You’ve determined that you want to live your life well – for the things that count.
Perhaps you have a vague idea of what your life mission is. Maybe you even set aside some time to think deeply and went so far as to write down a life purpose or even 10- and 5-year plans.
But your strategy may fall flat on its face. And your life may still be wasted.
Your Real Strategy
Your strategy is not what you’ve written down, the resolutions you’ve made, or the great intentions of your heart.
Your strategy is how you spend your time, money, energy, and talent.
In How Will You Measure Your Life?, researcher Clayton Christensen states:
Real strategy— in companies and in our lives— is created through hundreds of everyday decisions about where we spend our resources. As you’re living your life from day to day, how do you make sure you’re heading in the right direction? Watch where your resources flow. If they’re not supporting the strategy you’ve decided upon, then you’re not implementing that strategy at all.
In particular, Christensen notes that strategies are driven off course by what he has termed “The Innovator’s Dilemma” – the tendency for companies and individuals to pursue short-term gain over long-term success.
It makes sense. You’ve got current needs, be they bills to pay or investors hoping to see a positive uptick this quarter. And all the incentives you face are geared towards getting that immediate and quick win.
A future-mindedness requires you to sacrifice those immediate short-term gains – a decision which makes sense in theoretical discussions but is difficult to make in practice.
Small Decisions Add Up
The danger for high-achieving people is that they’ll unconsciously allocate their resources to activities that yield the most immediate, tangible accomplishments.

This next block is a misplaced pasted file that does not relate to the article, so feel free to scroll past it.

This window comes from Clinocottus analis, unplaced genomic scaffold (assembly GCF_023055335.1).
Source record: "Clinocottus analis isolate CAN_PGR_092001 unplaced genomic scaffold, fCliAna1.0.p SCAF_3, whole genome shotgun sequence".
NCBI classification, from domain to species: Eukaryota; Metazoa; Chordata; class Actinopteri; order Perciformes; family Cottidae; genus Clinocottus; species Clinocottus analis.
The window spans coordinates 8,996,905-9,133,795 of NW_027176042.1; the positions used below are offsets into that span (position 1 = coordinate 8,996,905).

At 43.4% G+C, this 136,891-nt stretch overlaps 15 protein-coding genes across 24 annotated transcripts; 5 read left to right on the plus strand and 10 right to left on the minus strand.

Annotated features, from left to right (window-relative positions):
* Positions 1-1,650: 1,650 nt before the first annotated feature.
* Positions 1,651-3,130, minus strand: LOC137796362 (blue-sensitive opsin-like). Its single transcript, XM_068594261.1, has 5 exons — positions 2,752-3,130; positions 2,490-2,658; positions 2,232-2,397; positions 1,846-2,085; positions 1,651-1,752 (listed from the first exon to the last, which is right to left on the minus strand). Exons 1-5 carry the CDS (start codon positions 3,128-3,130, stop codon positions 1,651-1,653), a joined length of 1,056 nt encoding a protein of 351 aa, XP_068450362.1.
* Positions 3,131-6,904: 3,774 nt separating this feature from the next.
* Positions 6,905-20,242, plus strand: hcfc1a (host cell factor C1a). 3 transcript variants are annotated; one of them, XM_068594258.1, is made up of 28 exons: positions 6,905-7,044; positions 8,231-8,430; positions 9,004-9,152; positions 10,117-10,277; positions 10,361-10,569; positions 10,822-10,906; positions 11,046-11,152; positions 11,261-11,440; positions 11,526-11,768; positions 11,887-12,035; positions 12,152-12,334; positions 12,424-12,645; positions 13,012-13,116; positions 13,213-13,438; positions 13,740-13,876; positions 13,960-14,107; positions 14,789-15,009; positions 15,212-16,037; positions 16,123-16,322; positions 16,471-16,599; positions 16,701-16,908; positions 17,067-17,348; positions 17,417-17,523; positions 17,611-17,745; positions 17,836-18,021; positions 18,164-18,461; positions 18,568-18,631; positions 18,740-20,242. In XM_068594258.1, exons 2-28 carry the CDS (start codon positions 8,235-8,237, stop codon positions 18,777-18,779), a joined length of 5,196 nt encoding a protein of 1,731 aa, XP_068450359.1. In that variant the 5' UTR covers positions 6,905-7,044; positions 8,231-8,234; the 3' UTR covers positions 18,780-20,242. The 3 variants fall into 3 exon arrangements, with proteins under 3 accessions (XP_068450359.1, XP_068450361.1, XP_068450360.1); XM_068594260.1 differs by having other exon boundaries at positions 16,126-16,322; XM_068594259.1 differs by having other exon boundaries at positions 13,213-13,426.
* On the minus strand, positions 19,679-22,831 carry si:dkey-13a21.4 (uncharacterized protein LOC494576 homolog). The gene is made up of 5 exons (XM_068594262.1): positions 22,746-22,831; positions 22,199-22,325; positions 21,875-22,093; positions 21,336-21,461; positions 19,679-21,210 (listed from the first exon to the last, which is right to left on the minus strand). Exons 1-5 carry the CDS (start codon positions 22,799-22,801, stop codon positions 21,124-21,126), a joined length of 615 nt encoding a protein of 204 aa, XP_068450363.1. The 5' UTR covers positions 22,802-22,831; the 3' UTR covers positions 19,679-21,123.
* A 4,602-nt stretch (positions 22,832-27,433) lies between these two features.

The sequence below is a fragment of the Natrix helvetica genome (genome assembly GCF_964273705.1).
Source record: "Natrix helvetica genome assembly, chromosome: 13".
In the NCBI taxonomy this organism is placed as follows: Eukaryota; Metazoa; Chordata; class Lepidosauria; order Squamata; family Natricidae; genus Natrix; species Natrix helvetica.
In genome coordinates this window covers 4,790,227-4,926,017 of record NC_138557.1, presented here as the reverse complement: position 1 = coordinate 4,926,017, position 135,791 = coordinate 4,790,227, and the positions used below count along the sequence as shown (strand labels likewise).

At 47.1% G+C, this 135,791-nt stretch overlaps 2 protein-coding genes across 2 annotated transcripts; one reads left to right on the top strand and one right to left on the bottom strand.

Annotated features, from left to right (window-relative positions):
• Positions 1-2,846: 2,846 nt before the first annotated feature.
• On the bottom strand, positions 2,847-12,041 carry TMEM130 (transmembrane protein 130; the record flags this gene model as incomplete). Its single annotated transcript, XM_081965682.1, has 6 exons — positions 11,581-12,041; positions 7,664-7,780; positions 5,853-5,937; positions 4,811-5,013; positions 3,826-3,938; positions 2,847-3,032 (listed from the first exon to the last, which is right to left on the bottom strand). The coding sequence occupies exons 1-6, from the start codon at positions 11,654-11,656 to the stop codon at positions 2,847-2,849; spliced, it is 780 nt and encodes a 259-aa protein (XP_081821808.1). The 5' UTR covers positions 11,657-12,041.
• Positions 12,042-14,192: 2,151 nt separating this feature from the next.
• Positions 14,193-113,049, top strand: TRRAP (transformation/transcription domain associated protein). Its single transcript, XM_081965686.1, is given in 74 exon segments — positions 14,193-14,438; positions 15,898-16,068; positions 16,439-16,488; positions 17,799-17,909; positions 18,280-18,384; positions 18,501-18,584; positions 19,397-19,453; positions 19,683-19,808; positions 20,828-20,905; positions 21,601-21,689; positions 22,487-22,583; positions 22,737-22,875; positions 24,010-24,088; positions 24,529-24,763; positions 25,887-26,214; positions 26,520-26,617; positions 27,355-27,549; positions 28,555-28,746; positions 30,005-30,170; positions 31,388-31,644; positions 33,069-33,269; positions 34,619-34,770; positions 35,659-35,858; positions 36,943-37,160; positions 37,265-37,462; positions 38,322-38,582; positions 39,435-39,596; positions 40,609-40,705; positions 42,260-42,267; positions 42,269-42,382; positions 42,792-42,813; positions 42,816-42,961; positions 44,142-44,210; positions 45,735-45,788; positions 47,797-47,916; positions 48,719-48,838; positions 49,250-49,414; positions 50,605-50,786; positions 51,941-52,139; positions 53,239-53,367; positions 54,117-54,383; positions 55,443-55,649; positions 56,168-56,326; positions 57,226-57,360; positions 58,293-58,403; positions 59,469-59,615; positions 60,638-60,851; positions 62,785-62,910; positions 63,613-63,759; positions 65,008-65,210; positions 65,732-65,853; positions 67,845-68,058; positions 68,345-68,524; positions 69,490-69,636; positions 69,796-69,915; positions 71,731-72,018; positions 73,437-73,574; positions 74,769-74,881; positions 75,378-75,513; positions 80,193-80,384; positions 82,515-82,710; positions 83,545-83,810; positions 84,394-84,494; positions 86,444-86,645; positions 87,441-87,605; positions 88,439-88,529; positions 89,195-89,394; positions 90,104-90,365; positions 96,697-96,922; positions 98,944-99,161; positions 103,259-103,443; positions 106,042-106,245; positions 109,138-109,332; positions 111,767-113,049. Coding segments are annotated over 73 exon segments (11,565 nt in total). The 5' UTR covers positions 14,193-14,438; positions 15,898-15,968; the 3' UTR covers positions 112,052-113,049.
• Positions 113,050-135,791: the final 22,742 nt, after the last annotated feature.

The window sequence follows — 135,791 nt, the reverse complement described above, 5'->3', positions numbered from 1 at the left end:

Few people set out to do this. The decisions that cause it to happen often seem tactical—just small decisions that they think won’t have any larger impact. But as they keep allocating resources in this way— and although they often won’t realize it— they’re implementing a strategy vastly different from what they intend.
So you focus on the here and now. Not because you’ve made a deliberate decision but because it’s so easy to do. You tell yourself you’ll get to the important stuff… later.
Where Your Heart Is
Jesus said in Matthew 6:21, “For where your treasure is, there your heart will be also.”
Jesus didn’t say “Where your intentions are, there your heart will be also.” It’s interesting to note that Christ used resource allocation as his measurement of what mattered here.
This verse comes in the context of Jesus instructing us to lay up our treasures in heaven – in other words, to have a long-range mindset. To focus on future gain with a short-term sacrifice.
And why are we tempted to not do that? Because we focus on the present. We run into the innovator’s dilemma. We unintentionally spend our time on the things that give us the short-term benefits.
So what’s the solution?
Diagnosing the problem is half the battle. At this point, the solutions become apparent.
1. Make sure that you’re trusting the promises of God.
Right after Jesus says to lay up our treasures in heaven, he tells us not to be anxious because God will take care of us. Using our time or money generously in the present is only possible if we’re trusting God to provide for our short-term needs.
2. Dwell on a future mindset.
Meditate on eternity. Think daily – or even more often than that – about your life’s end.
3. Soak in the beauty and blessings of God.
As you keep eternity before you, remember the fate you deserve due to your sin. Fall in love over and over again with Christ and his grace.
4. Review resource allocation.
Don’t just put your head down and run forward. Take a step back and see if your actions are really in line with your intended strategy.
Take a look at your resource allocation – what is your real strategy?
Photo Credit: Ken Teegardin (Creative Commons)
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